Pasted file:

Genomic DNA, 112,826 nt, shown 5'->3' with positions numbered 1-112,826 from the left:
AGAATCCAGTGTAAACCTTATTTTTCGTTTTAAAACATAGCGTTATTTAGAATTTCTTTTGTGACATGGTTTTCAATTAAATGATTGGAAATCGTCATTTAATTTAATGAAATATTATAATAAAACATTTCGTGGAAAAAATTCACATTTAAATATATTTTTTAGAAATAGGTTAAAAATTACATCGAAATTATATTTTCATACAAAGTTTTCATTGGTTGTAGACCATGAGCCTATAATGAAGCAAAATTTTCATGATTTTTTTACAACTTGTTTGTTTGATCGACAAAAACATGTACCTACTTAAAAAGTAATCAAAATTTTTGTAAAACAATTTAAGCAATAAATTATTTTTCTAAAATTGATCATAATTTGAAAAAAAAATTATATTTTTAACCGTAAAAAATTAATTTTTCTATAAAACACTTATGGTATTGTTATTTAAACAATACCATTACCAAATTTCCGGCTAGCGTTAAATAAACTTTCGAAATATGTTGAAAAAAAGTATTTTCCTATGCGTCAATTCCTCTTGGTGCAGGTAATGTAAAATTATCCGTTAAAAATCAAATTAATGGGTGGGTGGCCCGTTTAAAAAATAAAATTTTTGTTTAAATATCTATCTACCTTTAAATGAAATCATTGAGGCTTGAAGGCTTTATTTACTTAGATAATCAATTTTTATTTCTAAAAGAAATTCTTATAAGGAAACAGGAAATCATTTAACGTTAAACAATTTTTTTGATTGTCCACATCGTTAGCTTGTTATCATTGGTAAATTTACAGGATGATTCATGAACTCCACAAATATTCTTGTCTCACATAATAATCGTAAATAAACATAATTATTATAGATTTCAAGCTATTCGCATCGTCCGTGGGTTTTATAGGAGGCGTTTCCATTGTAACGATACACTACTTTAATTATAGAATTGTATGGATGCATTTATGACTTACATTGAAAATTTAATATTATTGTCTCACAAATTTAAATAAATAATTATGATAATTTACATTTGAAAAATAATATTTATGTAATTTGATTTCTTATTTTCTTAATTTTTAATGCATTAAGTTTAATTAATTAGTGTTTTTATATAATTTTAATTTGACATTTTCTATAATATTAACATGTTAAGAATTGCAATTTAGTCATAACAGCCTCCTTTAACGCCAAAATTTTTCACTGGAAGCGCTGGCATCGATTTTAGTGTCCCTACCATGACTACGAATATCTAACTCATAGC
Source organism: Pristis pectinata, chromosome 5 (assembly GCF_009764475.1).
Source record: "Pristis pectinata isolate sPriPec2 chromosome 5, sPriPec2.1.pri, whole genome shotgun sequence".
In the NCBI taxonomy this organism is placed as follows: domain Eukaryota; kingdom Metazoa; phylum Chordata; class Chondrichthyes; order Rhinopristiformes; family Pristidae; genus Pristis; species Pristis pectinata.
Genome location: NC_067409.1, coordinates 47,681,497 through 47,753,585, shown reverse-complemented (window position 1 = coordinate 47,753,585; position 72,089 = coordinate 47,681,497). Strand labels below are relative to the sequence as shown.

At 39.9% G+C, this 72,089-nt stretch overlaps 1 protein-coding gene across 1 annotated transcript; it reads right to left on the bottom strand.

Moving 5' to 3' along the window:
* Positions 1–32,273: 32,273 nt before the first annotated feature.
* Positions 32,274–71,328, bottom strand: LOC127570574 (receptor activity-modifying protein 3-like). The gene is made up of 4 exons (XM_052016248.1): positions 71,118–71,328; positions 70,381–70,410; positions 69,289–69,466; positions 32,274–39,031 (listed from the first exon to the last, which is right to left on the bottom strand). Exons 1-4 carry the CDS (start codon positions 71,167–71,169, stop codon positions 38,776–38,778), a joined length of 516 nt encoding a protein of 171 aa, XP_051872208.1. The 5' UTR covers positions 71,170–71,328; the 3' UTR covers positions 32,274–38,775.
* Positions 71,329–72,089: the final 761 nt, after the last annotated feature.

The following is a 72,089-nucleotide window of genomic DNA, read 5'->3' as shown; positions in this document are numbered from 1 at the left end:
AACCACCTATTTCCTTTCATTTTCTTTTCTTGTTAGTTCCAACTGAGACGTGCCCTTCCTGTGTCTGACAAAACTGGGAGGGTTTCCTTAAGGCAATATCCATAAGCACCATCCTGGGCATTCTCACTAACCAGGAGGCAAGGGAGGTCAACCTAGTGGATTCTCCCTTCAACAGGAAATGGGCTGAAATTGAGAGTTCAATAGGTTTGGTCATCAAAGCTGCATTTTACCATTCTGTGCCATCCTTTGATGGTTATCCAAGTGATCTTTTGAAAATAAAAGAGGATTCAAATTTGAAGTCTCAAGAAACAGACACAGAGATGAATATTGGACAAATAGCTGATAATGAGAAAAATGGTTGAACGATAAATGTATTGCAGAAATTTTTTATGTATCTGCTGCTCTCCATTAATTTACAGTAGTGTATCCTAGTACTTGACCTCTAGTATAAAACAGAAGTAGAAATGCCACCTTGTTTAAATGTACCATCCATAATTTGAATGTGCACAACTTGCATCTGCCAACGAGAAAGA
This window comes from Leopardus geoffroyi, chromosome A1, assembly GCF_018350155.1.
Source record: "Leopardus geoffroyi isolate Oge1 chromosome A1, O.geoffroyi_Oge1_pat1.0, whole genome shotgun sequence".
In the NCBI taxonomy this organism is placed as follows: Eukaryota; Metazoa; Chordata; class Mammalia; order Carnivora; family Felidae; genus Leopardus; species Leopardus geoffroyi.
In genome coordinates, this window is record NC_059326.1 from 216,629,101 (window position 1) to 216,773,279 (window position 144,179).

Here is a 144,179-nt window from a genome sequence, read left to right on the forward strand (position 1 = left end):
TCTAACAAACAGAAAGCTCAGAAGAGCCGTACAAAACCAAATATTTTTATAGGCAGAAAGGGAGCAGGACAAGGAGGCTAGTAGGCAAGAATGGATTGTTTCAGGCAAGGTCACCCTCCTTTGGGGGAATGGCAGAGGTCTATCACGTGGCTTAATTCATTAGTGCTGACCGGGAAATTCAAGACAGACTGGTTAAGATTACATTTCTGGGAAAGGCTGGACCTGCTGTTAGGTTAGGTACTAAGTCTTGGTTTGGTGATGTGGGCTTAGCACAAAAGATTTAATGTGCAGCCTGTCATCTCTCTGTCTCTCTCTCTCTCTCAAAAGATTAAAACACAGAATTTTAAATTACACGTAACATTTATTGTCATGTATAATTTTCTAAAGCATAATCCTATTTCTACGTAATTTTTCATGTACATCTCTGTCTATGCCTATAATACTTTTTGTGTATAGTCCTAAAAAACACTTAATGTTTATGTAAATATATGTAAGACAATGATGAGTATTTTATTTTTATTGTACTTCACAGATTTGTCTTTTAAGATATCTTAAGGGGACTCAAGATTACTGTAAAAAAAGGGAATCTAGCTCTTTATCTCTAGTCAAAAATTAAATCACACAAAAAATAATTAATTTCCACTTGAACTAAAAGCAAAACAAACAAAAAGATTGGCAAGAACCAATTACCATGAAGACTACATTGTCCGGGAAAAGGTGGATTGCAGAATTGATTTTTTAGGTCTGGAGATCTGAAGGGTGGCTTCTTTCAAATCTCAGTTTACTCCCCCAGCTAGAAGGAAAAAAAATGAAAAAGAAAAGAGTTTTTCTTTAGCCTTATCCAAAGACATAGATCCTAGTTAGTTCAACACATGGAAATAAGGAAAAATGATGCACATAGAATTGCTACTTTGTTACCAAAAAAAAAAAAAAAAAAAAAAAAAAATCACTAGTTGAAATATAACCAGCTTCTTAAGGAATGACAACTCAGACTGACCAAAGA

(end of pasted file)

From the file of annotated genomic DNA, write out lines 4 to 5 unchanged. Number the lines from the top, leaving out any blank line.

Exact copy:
Source record: "Pristis pectinata isolate sPriPec2 chromosome 5, sPriPec2.1.pri, whole genome shotgun sequence".
In the NCBI taxonomy this organism is placed as follows: domain Eukaryota; kingdom Metazoa; phylum Chordata; class Chondrichthyes; order Rhinopristiformes; family Pristidae; genus Pristis; species Pristis pectinata.